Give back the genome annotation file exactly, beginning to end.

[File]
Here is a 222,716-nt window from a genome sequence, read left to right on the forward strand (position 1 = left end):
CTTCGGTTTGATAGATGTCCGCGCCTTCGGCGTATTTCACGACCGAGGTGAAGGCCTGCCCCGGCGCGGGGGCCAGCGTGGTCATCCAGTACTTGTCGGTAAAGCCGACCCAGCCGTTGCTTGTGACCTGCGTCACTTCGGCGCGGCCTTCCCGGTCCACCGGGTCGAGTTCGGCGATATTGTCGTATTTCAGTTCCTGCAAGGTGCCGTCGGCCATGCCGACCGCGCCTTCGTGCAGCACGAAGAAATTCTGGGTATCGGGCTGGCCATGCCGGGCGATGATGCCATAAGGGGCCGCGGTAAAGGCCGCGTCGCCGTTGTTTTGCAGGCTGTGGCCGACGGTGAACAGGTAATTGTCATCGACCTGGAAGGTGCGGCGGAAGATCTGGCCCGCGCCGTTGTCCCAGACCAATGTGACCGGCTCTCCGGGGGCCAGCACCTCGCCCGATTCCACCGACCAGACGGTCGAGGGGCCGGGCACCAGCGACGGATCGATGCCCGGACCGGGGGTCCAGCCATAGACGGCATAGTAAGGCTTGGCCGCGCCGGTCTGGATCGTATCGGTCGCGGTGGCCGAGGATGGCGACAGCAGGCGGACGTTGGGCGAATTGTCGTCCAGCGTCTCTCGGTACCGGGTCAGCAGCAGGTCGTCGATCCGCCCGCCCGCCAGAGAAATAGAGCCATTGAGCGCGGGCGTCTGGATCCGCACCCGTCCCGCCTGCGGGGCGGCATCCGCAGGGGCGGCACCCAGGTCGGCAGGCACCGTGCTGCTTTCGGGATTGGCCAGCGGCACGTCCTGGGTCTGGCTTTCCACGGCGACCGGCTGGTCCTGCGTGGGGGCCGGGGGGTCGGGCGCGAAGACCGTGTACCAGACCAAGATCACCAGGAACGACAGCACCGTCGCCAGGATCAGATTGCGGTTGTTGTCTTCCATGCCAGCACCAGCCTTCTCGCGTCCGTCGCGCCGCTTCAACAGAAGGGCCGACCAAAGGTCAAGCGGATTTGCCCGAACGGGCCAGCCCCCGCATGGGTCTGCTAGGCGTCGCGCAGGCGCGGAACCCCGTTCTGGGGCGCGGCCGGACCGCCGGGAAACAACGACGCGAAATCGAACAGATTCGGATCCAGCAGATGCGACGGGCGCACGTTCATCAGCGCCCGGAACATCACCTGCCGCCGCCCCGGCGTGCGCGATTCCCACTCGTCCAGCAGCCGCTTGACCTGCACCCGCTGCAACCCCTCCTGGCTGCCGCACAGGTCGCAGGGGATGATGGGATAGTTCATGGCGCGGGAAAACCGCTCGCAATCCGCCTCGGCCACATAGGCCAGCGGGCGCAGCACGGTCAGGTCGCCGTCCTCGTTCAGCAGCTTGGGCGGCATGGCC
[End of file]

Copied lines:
Here is a 222,716-nt window from a genome sequence, read left to right on the forward strand (position 1 = left end):
CTTCGGTTTGATAGATGTCCGCGCCTTCGGCGTATTTCACGACCGAGGTGAAGGCCTGCCCCGGCGCGGGGGCCAGCGTGGTCATCCAGTACTTGTCGGTAAAGCCGACCCAGCCGTTGCTTGTGACCTGCGTCACTTCGGCGCGGCCTTCCCGGTCCACCGGGTCGAGTTCGGCGATATTGTCGTATTTCAGTTCCTGCAAGGTGCCGTCGGCCATGCCGACCGCGCCTTCGTGCAGCACGAAGAAATTCTGGGTATCGGGCTGGCCATGCCGGGCGATGATGCCATAAGGGGCCGCGGTAAAGGCCGCGTCGCCGTTGTTTTGCAGGCTGTGGCCGACGGTGAACAGGTAATTGTCATCGACCTGGAAGGTGCGGCGGAAGATCTGGCCCGCGCCGTTGTCCCAGACCAATGTGACCGGCTCTCCGGGGGCCAGCACCTCGCCCGATTCCACCGACCAGACGGTCGAGGGGCCGGGCACCAGCGACGGATCGATGCCCGGACCGGGGGTCCAGCCATAGACGGCATAGTAAGGCTTGGCCGCGCCGGTCTGGATCGTATCGGTCGCGGTGGCCGAGGATGGCGACAGCAGGCGGACGTTGGGCGAATTGTCGTCCAGCGTCTCTCGGTACCGGGTCAGCAGCAGGTCGTCGATCCGCCCGCCCGCCAGAGAAATAGAGCCATTGAGCGCGGGCGTCTGGATCCGCACCCGTCCCGCCTGCGGGGCGGCATCCGCAGGGGCGGCACCCAGGTCGGCAGGCACCGTGCTGCTTTCGGGATTGGCCAGCGGCACGTCCTGGGTCTGGCTTTCCACGGCGACCGGCTGGTCCTGCGTGGGGGCCGGGGGGTCGGGCGCGAAGACCGTGTACCAGACCAAGATCACCAGGAACGACAGCACCGTCGCCAGGATCAGATTGCGGTTGTTGTCTTCCATGCCAGCACCAGCCTTCTCGCGTCCGTCGCGCCGCTTCAACAGAAGGGCCGACCAAAGGTCAAGCGGATTTGCCCGAACGGGCCAGCCCCCGCATGGGTCTGCTAGGCGTCGCGCAGGCGCGGAACCCCGTTCTGGGGCGCGGCCGGACCGCCGGGAAACAACGACGCGAAATCGAACAGATTCGGATCCAGCAGATGCGACGGGCGCACGTTCATCAGCGCCCGGAACATCACCTGCCGCCGCCCCGGCGTGCGCGATTCCCACTCGTCCAGCAGCCGCTTGACCTGCACCCGCTGCAACCCCTCCTGGCTGCCGCACAGGTCGCAGGGGATGATGGGATAGTTCATGGCGCGGGAAAACCGCTCGCAATCCGCCTCGGCCACATAGGCCAGCGGGCGCAGCACGGTCAGGTCGCCGTCCTCGTTCAGCAGCTTGGGCGGCATGGCC